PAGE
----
Tuesday, April 29, 2008

The Little Door to the Little Room


When we built the first part of our house which we lived in for a couple years while building the main portion... it was pretty tight quarters... so we had to use every bit of space to our best benefit...

On the second floor we devised a way to make enough room so we and our son could each have our own rooms... but in order to do this we had to have a very narrow doorway between the two.......... This door leads into his old room... the ceiling was tall enough for us to make a sleeping loft... the beams of the floor can be seen through the doorway... it doubled his space which had only been 8' x 8'... he climbed up a ladder to sleep and used the small main floor for playing...



We went out to the barn to look through our old door collection that we had been scavenging for years... a thick double boarded door with a beautiful paint patina, seemed like it might work... since we could easily cut it to the necessary size... full thickness tongue and groove boards running up and down on one side ... across on the other....

This door came from an old house on Bull Moose Hill , Kings Co., New Brunswick, yes that is its actual name... that was half fallen into the ground.... but still standing in areas supported by the doors...
This was its cellar door in the winter kitchen..... a porcupine had chewed quite a large portion off the lower corner.... so he could have easy access to his new abode... to go up and down and in and out...


The door was too large ... so we cut it down to a narrow 18" width and 6½' tall ... and because we have a knack of finding a way to make things much more difficult than is necessary... we decided it would look really nice arched!!... careful measuring and soon we had it cut to a lovely curve... then sanded and it was nice.................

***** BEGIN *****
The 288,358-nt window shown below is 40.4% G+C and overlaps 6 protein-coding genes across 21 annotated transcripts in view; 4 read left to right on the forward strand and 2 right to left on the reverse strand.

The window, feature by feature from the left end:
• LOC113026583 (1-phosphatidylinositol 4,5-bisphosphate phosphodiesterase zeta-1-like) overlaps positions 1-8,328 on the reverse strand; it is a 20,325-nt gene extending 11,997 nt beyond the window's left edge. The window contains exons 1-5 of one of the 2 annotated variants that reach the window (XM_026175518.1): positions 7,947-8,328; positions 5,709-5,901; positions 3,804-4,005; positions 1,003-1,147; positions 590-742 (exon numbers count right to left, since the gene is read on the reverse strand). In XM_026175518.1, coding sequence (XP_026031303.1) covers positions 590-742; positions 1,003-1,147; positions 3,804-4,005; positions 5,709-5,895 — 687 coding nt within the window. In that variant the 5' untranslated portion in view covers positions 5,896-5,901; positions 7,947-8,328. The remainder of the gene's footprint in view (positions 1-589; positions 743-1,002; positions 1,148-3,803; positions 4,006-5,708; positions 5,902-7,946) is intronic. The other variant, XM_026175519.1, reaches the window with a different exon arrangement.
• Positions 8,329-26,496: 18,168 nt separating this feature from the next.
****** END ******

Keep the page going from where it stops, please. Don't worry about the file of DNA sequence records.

This was when we looked at each other and thought... at the same time... "why can't we ever do anything the easy way???


...........Building a house is a Huge Learning Curve ... Don't ever let anyone kid you on that one....



... here's one reason... although it is easy to cut a curve on the top of a door.... it is not easy to make and finish a curved opening in a wall ... especially for people who never did it before...

Good thing we work for ourselves because no one would ever, have given us this much time off to work... or was it play on a project...

This took more time than we had planned but eventually after days ... and weeks of procrastination, head scratching, scribbling and researching...... we figured it out..... and it worked...


....and because of its unusual dimensions... it feels really fun to walk through every time...